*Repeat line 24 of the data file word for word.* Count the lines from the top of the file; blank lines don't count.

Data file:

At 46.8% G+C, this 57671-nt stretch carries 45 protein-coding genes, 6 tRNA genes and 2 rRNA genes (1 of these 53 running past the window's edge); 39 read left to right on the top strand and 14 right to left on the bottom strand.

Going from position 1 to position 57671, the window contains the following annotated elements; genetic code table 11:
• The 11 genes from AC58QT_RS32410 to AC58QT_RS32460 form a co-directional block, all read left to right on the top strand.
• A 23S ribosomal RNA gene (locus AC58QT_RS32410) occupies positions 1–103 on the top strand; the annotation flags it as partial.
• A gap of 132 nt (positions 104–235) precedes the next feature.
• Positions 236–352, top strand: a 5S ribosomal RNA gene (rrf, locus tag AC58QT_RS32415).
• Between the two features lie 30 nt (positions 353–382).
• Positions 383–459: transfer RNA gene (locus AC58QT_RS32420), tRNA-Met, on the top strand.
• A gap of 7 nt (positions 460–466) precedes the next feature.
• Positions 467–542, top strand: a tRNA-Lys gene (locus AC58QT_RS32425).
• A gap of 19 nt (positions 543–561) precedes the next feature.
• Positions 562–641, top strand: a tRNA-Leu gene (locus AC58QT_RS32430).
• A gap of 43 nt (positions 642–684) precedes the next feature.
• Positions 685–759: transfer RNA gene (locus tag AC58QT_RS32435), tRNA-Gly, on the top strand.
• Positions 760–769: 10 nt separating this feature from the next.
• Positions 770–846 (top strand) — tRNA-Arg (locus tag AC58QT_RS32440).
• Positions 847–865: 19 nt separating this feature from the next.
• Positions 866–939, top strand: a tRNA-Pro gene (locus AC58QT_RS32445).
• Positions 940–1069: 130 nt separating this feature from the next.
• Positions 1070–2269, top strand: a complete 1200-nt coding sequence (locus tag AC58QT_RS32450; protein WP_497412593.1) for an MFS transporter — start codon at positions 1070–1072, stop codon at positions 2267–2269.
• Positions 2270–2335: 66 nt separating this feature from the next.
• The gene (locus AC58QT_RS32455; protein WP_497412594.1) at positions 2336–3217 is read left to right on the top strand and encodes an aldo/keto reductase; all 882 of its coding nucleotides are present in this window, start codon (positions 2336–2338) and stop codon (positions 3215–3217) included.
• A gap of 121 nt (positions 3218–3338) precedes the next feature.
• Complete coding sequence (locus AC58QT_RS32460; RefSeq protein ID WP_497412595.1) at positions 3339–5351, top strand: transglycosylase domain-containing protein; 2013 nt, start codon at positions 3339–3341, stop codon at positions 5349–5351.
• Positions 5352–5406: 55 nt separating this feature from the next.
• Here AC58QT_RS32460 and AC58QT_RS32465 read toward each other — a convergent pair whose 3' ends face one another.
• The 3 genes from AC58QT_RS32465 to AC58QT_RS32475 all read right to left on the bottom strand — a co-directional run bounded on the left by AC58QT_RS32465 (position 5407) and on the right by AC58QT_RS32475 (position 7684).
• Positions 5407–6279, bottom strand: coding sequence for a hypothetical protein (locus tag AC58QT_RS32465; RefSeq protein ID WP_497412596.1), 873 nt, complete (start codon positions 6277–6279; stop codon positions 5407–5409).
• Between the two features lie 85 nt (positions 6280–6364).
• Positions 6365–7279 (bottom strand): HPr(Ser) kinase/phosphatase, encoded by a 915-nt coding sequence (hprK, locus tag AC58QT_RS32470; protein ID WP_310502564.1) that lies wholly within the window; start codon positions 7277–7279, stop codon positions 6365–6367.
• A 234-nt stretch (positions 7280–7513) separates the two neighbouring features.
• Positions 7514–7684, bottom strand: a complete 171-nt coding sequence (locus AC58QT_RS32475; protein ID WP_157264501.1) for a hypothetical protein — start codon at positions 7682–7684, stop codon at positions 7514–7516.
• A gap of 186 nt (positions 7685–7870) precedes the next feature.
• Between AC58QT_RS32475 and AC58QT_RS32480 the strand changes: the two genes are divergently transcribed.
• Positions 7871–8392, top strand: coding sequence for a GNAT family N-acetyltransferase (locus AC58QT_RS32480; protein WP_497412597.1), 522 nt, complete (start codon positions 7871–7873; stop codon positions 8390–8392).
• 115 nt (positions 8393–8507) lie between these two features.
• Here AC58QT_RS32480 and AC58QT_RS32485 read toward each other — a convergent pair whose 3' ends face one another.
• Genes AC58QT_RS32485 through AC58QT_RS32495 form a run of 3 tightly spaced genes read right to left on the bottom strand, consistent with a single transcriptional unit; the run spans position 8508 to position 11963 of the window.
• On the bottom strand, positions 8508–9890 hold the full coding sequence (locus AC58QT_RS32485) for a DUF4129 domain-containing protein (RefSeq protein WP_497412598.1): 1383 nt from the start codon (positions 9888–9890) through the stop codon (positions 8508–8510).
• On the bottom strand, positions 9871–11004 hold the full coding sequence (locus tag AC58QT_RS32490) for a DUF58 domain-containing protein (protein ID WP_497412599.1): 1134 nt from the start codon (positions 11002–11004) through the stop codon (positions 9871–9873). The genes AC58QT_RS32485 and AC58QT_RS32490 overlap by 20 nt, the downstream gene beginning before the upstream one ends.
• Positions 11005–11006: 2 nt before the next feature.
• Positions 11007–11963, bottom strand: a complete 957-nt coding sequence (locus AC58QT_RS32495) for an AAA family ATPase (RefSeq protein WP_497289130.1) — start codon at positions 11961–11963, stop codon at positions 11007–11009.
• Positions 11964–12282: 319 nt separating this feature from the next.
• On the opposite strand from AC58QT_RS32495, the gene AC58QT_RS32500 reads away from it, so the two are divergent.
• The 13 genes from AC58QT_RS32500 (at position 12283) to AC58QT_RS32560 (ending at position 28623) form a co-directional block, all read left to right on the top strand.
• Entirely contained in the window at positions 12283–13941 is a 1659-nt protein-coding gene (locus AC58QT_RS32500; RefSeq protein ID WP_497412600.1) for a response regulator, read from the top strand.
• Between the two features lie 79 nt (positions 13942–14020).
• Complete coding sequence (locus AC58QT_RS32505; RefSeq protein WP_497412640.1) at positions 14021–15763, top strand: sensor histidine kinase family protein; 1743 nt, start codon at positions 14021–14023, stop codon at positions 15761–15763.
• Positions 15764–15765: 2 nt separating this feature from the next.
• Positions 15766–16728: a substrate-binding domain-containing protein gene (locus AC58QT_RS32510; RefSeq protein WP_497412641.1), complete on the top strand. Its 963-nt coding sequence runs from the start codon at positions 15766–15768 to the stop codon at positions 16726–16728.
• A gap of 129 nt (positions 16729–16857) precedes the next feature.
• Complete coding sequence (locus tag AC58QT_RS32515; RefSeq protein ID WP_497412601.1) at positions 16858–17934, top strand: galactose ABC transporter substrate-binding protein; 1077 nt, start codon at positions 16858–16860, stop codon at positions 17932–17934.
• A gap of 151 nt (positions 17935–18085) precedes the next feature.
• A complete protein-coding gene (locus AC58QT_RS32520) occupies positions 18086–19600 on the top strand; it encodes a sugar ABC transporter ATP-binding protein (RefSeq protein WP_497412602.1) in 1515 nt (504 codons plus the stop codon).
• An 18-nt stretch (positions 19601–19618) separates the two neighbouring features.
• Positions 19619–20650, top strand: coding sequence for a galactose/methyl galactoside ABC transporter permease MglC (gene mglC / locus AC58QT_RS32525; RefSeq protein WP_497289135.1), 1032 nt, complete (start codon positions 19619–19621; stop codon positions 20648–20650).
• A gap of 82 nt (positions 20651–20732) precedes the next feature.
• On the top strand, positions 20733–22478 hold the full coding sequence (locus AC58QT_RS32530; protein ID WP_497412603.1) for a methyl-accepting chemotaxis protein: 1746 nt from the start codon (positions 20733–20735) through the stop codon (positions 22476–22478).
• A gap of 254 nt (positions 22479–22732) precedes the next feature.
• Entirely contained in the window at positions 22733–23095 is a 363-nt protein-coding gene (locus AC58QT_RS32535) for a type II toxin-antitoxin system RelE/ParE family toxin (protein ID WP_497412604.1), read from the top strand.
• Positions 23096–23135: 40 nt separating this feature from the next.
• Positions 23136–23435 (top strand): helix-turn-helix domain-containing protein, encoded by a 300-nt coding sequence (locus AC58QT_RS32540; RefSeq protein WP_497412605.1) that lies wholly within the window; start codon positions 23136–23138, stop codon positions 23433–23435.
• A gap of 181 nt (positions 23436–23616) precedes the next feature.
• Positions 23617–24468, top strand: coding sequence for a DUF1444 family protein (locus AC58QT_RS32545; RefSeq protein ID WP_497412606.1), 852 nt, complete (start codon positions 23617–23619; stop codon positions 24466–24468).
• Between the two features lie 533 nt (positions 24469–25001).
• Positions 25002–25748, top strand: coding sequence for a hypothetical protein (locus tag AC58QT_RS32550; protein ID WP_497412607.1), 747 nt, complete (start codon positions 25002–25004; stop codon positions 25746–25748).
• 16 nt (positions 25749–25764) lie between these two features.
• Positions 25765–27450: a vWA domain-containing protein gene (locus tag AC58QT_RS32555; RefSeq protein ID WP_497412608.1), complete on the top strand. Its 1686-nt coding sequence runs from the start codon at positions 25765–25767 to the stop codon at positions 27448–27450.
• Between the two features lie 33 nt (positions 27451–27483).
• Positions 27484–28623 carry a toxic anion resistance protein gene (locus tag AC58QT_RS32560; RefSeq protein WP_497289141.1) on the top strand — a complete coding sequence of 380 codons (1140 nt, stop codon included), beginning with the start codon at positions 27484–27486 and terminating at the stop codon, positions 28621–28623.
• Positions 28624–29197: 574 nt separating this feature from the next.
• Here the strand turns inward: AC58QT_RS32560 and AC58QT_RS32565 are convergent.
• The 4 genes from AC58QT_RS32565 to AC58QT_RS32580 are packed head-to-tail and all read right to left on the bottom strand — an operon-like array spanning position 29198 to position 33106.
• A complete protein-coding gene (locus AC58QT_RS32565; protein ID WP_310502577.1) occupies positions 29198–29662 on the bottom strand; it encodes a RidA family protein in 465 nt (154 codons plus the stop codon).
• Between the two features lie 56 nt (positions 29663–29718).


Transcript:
• Complete coding sequence (locus AC58QT_RS32460; RefSeq protein ID WP_497412595.1) at positions 3339–5351, top strand: transglycosylase domain-containing protein; 2013 nt, start codon at positions 3339–3341, stop codon at positions 5349–5351.